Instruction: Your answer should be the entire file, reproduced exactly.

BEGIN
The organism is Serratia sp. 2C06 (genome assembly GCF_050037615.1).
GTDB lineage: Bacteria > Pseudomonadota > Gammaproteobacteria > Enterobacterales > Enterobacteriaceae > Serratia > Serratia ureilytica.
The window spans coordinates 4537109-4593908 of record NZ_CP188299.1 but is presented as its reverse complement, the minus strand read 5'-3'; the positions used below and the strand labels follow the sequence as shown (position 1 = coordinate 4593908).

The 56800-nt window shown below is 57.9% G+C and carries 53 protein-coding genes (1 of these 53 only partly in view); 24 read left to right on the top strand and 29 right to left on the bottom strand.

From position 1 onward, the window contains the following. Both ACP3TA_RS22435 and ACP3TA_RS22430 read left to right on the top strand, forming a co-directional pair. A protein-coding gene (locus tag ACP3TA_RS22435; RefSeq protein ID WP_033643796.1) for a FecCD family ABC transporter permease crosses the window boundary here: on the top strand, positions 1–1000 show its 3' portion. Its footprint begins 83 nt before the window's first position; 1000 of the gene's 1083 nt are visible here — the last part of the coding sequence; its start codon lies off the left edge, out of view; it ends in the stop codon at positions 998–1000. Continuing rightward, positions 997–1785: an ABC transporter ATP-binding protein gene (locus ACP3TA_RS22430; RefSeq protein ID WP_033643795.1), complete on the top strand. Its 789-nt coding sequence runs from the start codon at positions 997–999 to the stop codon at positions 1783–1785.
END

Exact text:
The organism is Serratia sp. 2C06 (genome assembly GCF_050037615.1).
GTDB lineage: Bacteria > Pseudomonadota > Gammaproteobacteria > Enterobacterales > Enterobacteriaceae > Serratia > Serratia ureilytica.
The window spans coordinates 4537109-4593908 of record NZ_CP188299.1 but is presented as its reverse complement, the minus strand read 5'-3'; the positions used below and the strand labels follow the sequence as shown (position 1 = coordinate 4593908).

The 56800-nt window shown below is 57.9% G+C and carries 53 protein-coding genes (1 of these 53 only partly in view); 24 read left to right on the top strand and 29 right to left on the bottom strand.

From position 1 onward, the window contains the following. Both ACP3TA_RS22435 and ACP3TA_RS22430 read left to right on the top strand, forming a co-directional pair. A protein-coding gene (locus tag ACP3TA_RS22435; RefSeq protein ID WP_033643796.1) for a FecCD family ABC transporter permease crosses the window boundary here: on the top strand, positions 1–1000 show its 3' portion. Its footprint begins 83 nt before the window's first position; 1000 of the gene's 1083 nt are visible here — the last part of the coding sequence; its start codon lies off the left edge, out of view; it ends in the stop codon at positions 998–1000. Continuing rightward, positions 997–1785: an ABC transporter ATP-binding protein gene (locus ACP3TA_RS22430; RefSeq protein ID WP_033643795.1), complete on the top strand. Its 789-nt coding sequence runs from the start codon at positions 997–999 to the stop codon at positions 1783–1785.